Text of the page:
Remembering The Lives Of New Mexicans Lost To COVID-19, And Coping With Grief
Let's Talk New Mexico 5/7, 8a: Behind each coronavirus-related death is a human who was loved, who lived a complex life, and who leaves behind a unique legacy for their family, friends and community. This week on Let's Talk New Mexico, we're taking time to memorialize four New Mexicans who died from COVID-19. We'll hear about their joys, their hobbies, their contributions, and how they'll be remembered by their loved ones. How are you dealing with the overwhelming human impact of the pandemic? What brings you comfort amidst the daily flood of case numbers and outbreak data? If you want to share, email LetsTalk@kunm.org or call in during the show at (505) 277-5866.
In conversations for a recent episode of Your N.M. Government, we'll hear from Mariaelena Lopez, who tells us all about her mom and best friend, Maxine Roybal Lopez, who taught her about never giving up and pushing yourself to succeed.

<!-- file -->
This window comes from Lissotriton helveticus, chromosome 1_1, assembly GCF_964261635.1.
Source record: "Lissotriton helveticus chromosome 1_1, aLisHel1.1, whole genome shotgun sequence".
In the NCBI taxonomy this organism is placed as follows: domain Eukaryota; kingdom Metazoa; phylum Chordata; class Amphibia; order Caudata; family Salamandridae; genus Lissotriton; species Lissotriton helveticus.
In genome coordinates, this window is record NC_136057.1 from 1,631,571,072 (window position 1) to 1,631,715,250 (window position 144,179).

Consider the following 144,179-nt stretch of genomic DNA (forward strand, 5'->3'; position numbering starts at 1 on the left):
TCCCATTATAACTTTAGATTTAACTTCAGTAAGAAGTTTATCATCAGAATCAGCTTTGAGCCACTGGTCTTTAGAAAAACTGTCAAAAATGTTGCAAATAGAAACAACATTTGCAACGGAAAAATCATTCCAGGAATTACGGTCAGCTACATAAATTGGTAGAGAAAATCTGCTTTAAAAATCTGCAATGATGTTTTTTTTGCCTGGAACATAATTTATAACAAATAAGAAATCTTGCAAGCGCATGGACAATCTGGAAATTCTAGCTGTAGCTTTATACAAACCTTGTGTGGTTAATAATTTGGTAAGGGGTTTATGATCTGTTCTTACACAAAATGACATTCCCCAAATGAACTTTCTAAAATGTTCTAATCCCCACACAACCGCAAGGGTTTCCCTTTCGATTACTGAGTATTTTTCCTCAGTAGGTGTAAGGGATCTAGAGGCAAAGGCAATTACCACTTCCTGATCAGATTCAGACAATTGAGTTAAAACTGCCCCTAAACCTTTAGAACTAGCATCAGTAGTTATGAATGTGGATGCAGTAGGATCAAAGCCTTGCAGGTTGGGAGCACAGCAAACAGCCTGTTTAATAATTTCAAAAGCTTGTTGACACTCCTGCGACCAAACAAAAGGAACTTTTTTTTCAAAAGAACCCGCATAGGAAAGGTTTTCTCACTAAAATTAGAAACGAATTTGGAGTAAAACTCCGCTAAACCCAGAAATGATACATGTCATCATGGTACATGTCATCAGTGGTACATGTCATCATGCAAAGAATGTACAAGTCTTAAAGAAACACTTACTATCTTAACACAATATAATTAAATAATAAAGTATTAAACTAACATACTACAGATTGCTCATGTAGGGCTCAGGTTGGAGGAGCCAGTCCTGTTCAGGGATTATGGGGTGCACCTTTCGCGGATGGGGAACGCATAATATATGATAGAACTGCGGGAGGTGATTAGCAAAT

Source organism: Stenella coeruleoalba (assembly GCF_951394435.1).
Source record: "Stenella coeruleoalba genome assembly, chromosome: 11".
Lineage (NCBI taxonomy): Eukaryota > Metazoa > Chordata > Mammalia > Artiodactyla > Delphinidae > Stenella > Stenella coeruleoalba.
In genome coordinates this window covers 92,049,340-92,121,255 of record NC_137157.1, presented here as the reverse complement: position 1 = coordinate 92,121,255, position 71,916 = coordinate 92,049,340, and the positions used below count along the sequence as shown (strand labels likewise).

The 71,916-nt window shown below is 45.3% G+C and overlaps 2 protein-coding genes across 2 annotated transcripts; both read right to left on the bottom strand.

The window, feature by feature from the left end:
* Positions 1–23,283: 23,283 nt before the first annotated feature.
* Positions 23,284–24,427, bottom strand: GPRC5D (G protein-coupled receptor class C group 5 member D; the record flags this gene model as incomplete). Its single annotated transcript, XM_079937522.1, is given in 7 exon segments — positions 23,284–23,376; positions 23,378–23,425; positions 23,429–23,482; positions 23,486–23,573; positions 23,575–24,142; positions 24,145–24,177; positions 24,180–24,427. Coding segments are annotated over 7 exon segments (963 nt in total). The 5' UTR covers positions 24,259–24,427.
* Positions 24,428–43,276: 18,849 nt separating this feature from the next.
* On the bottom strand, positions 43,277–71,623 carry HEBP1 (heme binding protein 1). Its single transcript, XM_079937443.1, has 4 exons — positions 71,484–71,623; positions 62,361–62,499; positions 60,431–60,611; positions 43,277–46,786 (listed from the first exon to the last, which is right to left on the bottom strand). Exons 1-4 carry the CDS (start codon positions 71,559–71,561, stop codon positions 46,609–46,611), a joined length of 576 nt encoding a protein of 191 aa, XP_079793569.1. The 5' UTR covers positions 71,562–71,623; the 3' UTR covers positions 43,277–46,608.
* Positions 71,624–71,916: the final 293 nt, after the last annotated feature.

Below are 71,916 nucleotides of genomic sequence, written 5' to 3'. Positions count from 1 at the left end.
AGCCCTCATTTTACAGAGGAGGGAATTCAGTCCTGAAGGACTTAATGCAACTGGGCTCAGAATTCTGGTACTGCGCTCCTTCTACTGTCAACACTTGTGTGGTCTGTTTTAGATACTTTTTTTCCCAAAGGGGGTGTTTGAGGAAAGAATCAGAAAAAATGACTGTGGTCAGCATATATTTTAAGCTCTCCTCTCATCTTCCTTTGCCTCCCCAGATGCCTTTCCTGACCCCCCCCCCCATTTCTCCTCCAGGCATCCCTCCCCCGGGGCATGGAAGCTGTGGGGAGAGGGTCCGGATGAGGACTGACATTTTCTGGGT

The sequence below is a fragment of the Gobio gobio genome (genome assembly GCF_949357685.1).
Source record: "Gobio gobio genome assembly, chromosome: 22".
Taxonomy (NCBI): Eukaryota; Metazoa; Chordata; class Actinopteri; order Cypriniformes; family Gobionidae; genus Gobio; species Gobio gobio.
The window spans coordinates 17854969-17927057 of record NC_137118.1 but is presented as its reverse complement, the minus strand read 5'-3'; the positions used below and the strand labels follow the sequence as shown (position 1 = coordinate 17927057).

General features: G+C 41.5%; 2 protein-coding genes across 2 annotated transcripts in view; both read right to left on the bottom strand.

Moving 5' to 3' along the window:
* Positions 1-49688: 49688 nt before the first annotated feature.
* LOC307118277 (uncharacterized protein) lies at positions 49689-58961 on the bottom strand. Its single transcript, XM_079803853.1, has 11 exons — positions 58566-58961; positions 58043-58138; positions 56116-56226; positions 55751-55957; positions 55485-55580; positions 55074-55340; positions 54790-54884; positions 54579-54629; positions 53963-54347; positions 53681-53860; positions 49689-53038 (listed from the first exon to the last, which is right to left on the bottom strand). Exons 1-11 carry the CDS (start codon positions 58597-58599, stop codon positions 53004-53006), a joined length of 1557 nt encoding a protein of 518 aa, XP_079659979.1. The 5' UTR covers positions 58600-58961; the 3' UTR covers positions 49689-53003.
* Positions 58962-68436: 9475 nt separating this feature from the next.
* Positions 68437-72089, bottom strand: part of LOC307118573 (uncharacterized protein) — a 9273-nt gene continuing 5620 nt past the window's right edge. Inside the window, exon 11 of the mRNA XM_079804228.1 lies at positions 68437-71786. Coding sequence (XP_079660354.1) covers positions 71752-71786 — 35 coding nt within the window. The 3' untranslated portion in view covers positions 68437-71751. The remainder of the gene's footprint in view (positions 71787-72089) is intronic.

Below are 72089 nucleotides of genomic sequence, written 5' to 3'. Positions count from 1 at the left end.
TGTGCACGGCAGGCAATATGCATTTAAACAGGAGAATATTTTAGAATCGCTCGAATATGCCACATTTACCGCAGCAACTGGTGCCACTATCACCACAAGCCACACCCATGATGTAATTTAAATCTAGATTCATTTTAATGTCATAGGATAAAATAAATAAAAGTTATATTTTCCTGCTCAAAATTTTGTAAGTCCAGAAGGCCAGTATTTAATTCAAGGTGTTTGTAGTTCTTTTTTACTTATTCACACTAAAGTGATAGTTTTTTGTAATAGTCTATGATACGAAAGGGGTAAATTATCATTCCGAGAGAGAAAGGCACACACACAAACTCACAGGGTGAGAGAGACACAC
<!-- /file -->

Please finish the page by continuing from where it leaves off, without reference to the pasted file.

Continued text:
One of the people we spoke was hesitant to use her name in the interview, because online she'd been trolled for speaking out about how her mom died due to the virus. She was happy to share stories about her mom though, who was an expert seamstress and who loved to learn and improve on methods for creating handiwork.
Alison Keeswood brings us stories about her husband Vladimir Keeswood, who loved sports and video games, and who was her true counterpart.
Glenn Ford tells us about his mom, Ruth M. Ford, who was committed to women's education, and who was an excellent homemaker and cook.
On the line, we'll have Kelly Geib-Eckenroth of the Children's Grief Center of New Mexico.
We feel so much gratitude to all of the guests for speaking to Your New Mexico Government last week. And we’d also like to thank spokesperson Judy Gibbs Robinson with the state, as well as Elise Kaplan, Matt Reisen and Martin Salazar at the Albuquerque Journal for introducing us.
Your New Mexico Government is a collaboration between KUNM, the Santa Fe Reporter, and New Mexico PBS.
KUNM's public health coverage is supported in part by the W.K. Kellogg Foundation and by listeners like you.